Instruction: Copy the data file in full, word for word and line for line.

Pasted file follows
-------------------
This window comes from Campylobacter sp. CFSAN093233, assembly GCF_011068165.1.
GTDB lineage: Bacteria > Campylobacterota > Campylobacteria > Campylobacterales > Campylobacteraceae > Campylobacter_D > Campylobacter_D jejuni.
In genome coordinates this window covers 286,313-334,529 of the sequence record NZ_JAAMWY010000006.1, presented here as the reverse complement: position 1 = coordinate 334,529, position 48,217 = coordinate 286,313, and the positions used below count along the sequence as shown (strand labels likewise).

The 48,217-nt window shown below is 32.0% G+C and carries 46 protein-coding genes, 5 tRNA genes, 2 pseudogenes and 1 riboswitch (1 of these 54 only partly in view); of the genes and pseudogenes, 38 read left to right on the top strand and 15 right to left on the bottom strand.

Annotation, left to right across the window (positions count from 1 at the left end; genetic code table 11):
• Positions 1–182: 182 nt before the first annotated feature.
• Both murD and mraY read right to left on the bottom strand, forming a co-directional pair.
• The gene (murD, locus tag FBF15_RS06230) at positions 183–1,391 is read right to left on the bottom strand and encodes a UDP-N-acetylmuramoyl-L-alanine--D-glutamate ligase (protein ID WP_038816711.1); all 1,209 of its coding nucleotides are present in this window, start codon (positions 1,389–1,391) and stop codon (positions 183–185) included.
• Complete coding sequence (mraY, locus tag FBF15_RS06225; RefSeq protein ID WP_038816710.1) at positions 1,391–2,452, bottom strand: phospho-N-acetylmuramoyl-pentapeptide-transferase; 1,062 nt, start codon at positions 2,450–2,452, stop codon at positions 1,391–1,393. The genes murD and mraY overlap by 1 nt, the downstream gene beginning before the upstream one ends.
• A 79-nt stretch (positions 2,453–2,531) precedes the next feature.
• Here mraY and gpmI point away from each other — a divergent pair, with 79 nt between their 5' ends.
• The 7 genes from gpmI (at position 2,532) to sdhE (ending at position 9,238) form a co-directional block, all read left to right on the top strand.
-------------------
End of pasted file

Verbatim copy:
This window comes from Campylobacter sp. CFSAN093233, assembly GCF_011068165.1.
GTDB lineage: Bacteria > Campylobacterota > Campylobacteria > Campylobacterales > Campylobacteraceae > Campylobacter_D > Campylobacter_D jejuni.
In genome coordinates this window covers 286,313-334,529 of the sequence record NZ_JAAMWY010000006.1, presented here as the reverse complement: position 1 = coordinate 334,529, position 48,217 = coordinate 286,313, and the positions used below count along the sequence as shown (strand labels likewise).

The 48,217-nt window shown below is 32.0% G+C and carries 46 protein-coding genes, 5 tRNA genes, 2 pseudogenes and 1 riboswitch (1 of these 54 only partly in view); of the genes and pseudogenes, 38 read left to right on the top strand and 15 right to left on the bottom strand.

Annotation, left to right across the window (positions count from 1 at the left end; genetic code table 11):
• Positions 1–182: 182 nt before the first annotated feature.
• Both murD and mraY read right to left on the bottom strand, forming a co-directional pair.
• The gene (murD, locus tag FBF15_RS06230) at positions 183–1,391 is read right to left on the bottom strand and encodes a UDP-N-acetylmuramoyl-L-alanine--D-glutamate ligase (protein ID WP_038816711.1); all 1,209 of its coding nucleotides are present in this window, start codon (positions 1,389–1,391) and stop codon (positions 183–185) included.
• Complete coding sequence (mraY, locus tag FBF15_RS06225; RefSeq protein ID WP_038816710.1) at positions 1,391–2,452, bottom strand: phospho-N-acetylmuramoyl-pentapeptide-transferase; 1,062 nt, start codon at positions 2,450–2,452, stop codon at positions 1,391–1,393. The genes murD and mraY overlap by 1 nt, the downstream gene beginning before the upstream one ends.
• A 79-nt stretch (positions 2,453–2,531) precedes the next feature.
• Here mraY and gpmI point away from each other — a divergent pair, with 79 nt between their 5' ends.
• The 7 genes from gpmI (at position 2,532) to sdhE (ending at position 9,238) form a co-directional block, all read left to right on the top strand.